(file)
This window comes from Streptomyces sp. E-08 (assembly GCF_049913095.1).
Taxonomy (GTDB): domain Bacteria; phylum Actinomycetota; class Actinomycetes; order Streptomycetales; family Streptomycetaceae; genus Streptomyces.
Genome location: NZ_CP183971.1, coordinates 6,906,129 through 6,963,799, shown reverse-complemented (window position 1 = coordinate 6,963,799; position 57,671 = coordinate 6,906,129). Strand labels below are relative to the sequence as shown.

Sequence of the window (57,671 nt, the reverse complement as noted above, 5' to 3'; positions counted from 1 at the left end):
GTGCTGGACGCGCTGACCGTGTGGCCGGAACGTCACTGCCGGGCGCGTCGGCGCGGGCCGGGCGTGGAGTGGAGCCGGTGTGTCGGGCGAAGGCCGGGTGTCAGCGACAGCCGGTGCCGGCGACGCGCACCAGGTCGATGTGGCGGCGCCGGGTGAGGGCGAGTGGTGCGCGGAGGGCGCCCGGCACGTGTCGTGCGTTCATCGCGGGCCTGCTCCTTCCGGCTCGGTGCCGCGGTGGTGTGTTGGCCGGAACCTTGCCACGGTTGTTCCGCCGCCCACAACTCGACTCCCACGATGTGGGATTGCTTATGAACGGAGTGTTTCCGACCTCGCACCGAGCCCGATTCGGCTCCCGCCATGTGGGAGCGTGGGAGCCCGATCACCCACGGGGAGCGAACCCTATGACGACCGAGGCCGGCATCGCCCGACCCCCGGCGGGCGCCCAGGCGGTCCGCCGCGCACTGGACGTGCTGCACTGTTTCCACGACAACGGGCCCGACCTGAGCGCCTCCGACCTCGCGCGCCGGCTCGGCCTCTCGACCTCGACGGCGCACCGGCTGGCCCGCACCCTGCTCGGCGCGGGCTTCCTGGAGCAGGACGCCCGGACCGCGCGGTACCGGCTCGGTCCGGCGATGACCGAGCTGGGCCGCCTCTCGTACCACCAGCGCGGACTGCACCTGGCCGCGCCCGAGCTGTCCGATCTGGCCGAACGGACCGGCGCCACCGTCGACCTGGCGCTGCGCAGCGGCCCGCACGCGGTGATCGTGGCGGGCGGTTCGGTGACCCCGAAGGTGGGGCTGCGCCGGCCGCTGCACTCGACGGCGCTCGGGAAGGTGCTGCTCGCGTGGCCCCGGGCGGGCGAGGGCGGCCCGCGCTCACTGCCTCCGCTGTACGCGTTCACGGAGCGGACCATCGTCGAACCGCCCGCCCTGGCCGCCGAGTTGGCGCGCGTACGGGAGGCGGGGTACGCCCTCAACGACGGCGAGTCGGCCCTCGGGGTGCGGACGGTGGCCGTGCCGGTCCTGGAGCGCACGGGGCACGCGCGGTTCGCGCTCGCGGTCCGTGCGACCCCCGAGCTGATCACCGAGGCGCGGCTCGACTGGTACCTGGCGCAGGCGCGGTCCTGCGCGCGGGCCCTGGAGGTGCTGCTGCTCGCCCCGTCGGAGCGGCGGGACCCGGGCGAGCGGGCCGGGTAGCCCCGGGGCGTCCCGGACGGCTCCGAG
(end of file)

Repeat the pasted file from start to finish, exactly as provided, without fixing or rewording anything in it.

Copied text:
This window comes from Streptomyces sp. E-08 (assembly GCF_049913095.1).
Taxonomy (GTDB): domain Bacteria; phylum Actinomycetota; class Actinomycetes; order Streptomycetales; family Streptomycetaceae; genus Streptomyces.
Genome location: NZ_CP183971.1, coordinates 6,906,129 through 6,963,799, shown reverse-complemented (window position 1 = coordinate 6,963,799; position 57,671 = coordinate 6,906,129). Strand labels below are relative to the sequence as shown.

Sequence of the window (57,671 nt, the reverse complement as noted above, 5' to 3'; positions counted from 1 at the left end):
GTGCTGGACGCGCTGACCGTGTGGCCGGAACGTCACTGCCGGGCGCGTCGGCGCGGGCCGGGCGTGGAGTGGAGCCGGTGTGTCGGGCGAAGGCCGGGTGTCAGCGACAGCCGGTGCCGGCGACGCGCACCAGGTCGATGTGGCGGCGCCGGGTGAGGGCGAGTGGTGCGCGGAGGGCGCCCGGCACGTGTCGTGCGTTCATCGCGGGCCTGCTCCTTCCGGCTCGGTGCCGCGGTGGTGTGTTGGCCGGAACCTTGCCACGGTTGTTCCGCCGCCCACAACTCGACTCCCACGATGTGGGATTGCTTATGAACGGAGTGTTTCCGACCTCGCACCGAGCCCGATTCGGCTCCCGCCATGTGGGAGCGTGGGAGCCCGATCACCCACGGGGAGCGAACCCTATGACGACCGAGGCCGGCATCGCCCGACCCCCGGCGGGCGCCCAGGCGGTCCGCCGCGCACTGGACGTGCTGCACTGTTTCCACGACAACGGGCCCGACCTGAGCGCCTCCGACCTCGCGCGCCGGCTCGGCCTCTCGACCTCGACGGCGCACCGGCTGGCCCGCACCCTGCTCGGCGCGGGCTTCCTGGAGCAGGACGCCCGGACCGCGCGGTACCGGCTCGGTCCGGCGATGACCGAGCTGGGCCGCCTCTCGTACCACCAGCGCGGACTGCACCTGGCCGCGCCCGAGCTGTCCGATCTGGCCGAACGGACCGGCGCCACCGTCGACCTGGCGCTGCGCAGCGGCCCGCACGCGGTGATCGTGGCGGGCGGTTCGGTGACCCCGAAGGTGGGGCTGCGCCGGCCGCTGCACTCGACGGCGCTCGGGAAGGTGCTGCTCGCGTGGCCCCGGGCGGGCGAGGGCGGCCCGCGCTCACTGCCTCCGCTGTACGCGTTCACGGAGCGGACCATCGTCGAACCGCCCGCCCTGGCCGCCGAGTTGGCGCGCGTACGGGAGGCGGGGTACGCCCTCAACGACGGCGAGTCGGCCCTCGGGGTGCGGACGGTGGCCGTGCCGGTCCTGGAGCGCACGGGGCACGCGCGGTTCGCGCTCGCGGTCCGTGCGACCCCCGAGCTGATCACCGAGGCGCGGCTCGACTGGTACCTGGCGCAGGCGCGGTCCTGCGCGCGGGCCCTGGAGGTGCTGCTGCTCGCCCCGTCGGAGCGGCGGGACCCGGGCGAGCGGGCCGGGTAGCCCCGGGGCGTCCCGGACGGCTCCGAG